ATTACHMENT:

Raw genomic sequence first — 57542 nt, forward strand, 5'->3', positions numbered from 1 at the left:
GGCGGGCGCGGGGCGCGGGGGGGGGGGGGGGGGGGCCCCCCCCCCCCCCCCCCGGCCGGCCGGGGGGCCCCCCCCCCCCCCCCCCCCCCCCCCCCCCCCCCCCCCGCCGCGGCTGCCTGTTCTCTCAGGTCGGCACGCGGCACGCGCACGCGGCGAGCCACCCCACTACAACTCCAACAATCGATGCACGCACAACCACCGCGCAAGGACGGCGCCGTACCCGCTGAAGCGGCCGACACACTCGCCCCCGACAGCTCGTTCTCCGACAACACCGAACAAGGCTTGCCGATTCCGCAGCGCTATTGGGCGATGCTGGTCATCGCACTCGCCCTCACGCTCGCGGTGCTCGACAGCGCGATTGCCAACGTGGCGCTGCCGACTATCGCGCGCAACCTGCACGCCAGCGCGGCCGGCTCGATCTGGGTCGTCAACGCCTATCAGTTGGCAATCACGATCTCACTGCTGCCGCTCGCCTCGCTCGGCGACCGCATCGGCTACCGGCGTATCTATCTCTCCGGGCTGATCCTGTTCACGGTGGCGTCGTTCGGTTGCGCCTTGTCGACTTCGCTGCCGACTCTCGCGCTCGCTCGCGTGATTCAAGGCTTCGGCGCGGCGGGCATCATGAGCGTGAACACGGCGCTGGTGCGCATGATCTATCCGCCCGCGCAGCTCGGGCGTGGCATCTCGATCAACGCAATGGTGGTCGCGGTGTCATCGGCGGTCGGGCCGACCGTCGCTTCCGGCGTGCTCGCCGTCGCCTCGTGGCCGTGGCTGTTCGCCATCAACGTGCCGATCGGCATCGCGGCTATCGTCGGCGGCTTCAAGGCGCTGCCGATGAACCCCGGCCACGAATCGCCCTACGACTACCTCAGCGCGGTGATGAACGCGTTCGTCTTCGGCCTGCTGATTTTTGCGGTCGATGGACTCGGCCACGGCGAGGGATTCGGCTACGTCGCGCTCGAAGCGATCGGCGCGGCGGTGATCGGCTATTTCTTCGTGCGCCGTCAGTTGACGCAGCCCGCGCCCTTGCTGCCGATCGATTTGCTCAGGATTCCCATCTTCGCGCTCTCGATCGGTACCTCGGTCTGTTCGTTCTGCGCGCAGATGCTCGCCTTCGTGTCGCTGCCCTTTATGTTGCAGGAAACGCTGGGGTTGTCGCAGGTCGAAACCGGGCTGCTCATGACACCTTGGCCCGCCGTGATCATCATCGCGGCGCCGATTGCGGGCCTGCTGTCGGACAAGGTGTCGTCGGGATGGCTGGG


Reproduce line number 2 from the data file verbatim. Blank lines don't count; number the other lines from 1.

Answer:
GGCGGGCGCGGGGCGCGGGGGGGGGGGGGGGGGGGCCCCCCCCCCCCCCCCCCGGCCGGCCGGGGGGCCCCCCCCCCCCCCCCCCCCCCCCCCCCCCCCCCCCCCGCCGCGGCTGCCTGTTCTCTCAGGTCGGCACGCGGCACGCGCACGCGGCGAGCCACCCCACTACAACTCCAACAATCGATGCACGCACAACCACCGCGCAAGGACGGCGCCGTACCCGCTGAAGCGGCCGACACACTCGCCCCCGACAGCTCGTTCTCCGACAACACCGAACAAGGCTTGCCGATTCCGCAGCGCTATTGGGCGATGCTGGTCATCGCACTCGCCCTCACGCTCGCGGTGCTCGACAGCGCGATTGCCAACGTGGCGCTGCCGACTATCGCGCGCAACCTGCACGCCAGCGCGGCCGGCTCGATCTGGGTCGTCAACGCCTATCAGTTGGCAATCACGATCTCACTGCTGCCGCTCGCCTCGCTCGGCGACCGCATCGGCTACCGGCGTATCTATCTCTCCGGGCTGATCCTGTTCACGGTGGCGTCGTTCGGTTGCGCCTTGTCGACTTCGCTGCCGACTCTCGCGCTCGCTCGCGTGATTCAAGGCTTCGGCGCGGCGGGCATCATGAGCGTGAACACGGCGCTGGTGCGCATGATCTATCCGCCCGCGCAGCTCGGGCGTGGCATCTCGATCAACGCAATGGTGGTCGCGGTGTCATCGGCGGTCGGGCCGACCGTCGCTTCCGGCGTGCTCGCCGTCGCCTCGTGGCCGTGGCTGTTCGCCATCAACGTGCCGATCGGCATCGCGGCTATCGTCGGCGGCTTCAAGGCGCTGCCGATGAACCCCGGCCACGAATCGCCCTACGACTACCTCAGCGCGGTGATGAACGCGTTCGTCTTCGGCCTGCTGATTTTTGCGGTCGATGGACTCGGCCACGGCGAGGGATTCGGCTACGTCGCGCTCGAAGCGATCGGCGCGGCGGTGATCGGCTATTTCTTCGTGCGCCGTCAGTTGACGCAGCCCGCGCCCTTGCTGCCGATCGATTTGCTCAGGATTCCCATCTTCGCGCTCTCGATCGGTACCTCGGTCTGTTCGTTCTGCGCGCAGATGCTCGCCTTCGTGTCGCTGCCCTTTATGTTGCAGGAAACGCTGGGGTTGTCGCAGGTCGAAACCGGGCTGCTCATGACACCTTGGCCCGCCGTGATCATCATCGCGGCGCCGATTGCGGGCCTGCTGTCGGACAAGGTGTCGTCGGGATGGCTGGG